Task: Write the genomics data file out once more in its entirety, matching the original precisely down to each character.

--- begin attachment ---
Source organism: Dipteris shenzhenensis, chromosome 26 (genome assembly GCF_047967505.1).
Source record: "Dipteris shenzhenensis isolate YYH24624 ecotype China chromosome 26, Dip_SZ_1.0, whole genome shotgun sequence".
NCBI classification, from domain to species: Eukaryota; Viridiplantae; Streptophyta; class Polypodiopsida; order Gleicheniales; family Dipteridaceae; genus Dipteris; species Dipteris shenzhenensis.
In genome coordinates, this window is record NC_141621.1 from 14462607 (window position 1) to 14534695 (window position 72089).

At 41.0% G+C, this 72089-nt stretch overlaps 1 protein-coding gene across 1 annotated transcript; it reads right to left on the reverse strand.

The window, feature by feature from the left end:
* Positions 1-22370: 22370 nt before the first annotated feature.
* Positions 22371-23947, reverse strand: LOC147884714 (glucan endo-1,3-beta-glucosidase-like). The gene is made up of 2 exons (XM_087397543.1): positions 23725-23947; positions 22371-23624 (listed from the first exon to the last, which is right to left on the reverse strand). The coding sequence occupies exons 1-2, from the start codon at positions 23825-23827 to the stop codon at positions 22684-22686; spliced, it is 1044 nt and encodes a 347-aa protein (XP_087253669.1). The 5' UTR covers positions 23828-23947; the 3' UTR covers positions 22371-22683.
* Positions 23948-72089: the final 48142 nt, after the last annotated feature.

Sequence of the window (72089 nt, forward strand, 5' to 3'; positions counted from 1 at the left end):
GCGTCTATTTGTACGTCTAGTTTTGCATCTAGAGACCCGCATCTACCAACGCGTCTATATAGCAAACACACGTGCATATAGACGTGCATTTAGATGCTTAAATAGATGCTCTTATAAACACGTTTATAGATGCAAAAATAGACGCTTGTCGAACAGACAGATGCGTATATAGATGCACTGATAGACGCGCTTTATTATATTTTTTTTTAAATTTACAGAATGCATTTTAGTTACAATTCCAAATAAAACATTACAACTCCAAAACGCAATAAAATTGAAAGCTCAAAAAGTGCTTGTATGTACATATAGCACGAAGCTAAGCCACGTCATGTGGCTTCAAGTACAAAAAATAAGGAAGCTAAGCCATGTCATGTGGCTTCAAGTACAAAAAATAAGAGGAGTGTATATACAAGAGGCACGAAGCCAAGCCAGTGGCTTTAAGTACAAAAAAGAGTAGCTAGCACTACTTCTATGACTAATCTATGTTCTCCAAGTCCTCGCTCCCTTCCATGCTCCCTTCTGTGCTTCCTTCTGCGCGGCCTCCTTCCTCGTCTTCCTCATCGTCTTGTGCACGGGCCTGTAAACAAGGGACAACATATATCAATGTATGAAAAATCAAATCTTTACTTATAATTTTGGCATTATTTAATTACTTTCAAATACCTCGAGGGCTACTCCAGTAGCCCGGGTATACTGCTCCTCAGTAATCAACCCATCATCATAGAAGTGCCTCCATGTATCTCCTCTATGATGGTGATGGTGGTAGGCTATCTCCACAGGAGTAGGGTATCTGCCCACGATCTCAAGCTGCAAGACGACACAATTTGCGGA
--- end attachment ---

Source organism: Dipteris shenzhenensis, chromosome 26 (genome assembly GCF_047967505.1).
Source record: "Dipteris shenzhenensis isolate YYH24624 ecotype China chromosome 26, Dip_SZ_1.0, whole genome shotgun sequence".
NCBI classification, from domain to species: Eukaryota; Viridiplantae; Streptophyta; class Polypodiopsida; order Gleicheniales; family Dipteridaceae; genus Dipteris; species Dipteris shenzhenensis.
In genome coordinates, this window is record NC_141621.1 from 14462607 (window position 1) to 14534695 (window position 72089).

At 41.0% G+C, this 72089-nt stretch overlaps 1 protein-coding gene across 1 annotated transcript; it reads right to left on the reverse strand.

The window, feature by feature from the left end:
* Positions 1-22370: 22370 nt before the first annotated feature.
* Positions 22371-23947, reverse strand: LOC147884714 (glucan endo-1,3-beta-glucosidase-like). The gene is made up of 2 exons (XM_087397543.1): positions 23725-23947; positions 22371-23624 (listed from the first exon to the last, which is right to left on the reverse strand). The coding sequence occupies exons 1-2, from the start codon at positions 23825-23827 to the stop codon at positions 22684-22686; spliced, it is 1044 nt and encodes a 347-aa protein (XP_087253669.1). The 5' UTR covers positions 23828-23947; the 3' UTR covers positions 22371-22683.
* Positions 23948-72089: the final 48142 nt, after the last annotated feature.

Sequence of the window (72089 nt, forward strand, 5' to 3'; positions counted from 1 at the left end):
GCGTCTATTTGTACGTCTAGTTTTGCATCTAGAGACCCGCATCTACCAACGCGTCTATATAGCAAACACACGTGCATATAGACGTGCATTTAGATGCTTAAATAGATGCTCTTATAAACACGTTTATAGATGCAAAAATAGACGCTTGTCGAACAGACAGATGCGTATATAGATGCACTGATAGACGCGCTTTATTATATTTTTTTTTAAATTTACAGAATGCATTTTAGTTACAATTCCAAATAAAACATTACAACTCCAAAACGCAATAAAATTGAAAGCTCAAAAAGTGCTTGTATGTACATATAGCACGAAGCTAAGCCACGTCATGTGGCTTCAAGTACAAAAAATAAGGAAGCTAAGCCATGTCATGTGGCTTCAAGTACAAAAAATAAGAGGAGTGTATATACAAGAGGCACGAAGCCAAGCCAGTGGCTTTAAGTACAAAAAAGAGTAGCTAGCACTACTTCTATGACTAATCTATGTTCTCCAAGTCCTCGCTCCCTTCCATGCTCCCTTCTGTGCTTCCTTCTGCGCGGCCTCCTTCCTCGTCTTCCTCATCGTCTTGTGCACGGGCCTGTAAACAAGGGACAACATATATCAATGTATGAAAAATCAAATCTTTACTTATAATTTTGGCATTATTTAATTACTTTCAAATACCTCGAGGGCTACTCCAGTAGCCCGGGTATACTGCTCCTCAGTAATCAACCCATCATCATAGAAGTGCCTCCATGTATCTCCTCTATGATGGTGATGGTGGTAGGCTATCTCCACAGGAGTAGGGTATCTGCCCACGATCTCAAGCTGCAAGACGACACAATTTGCGGA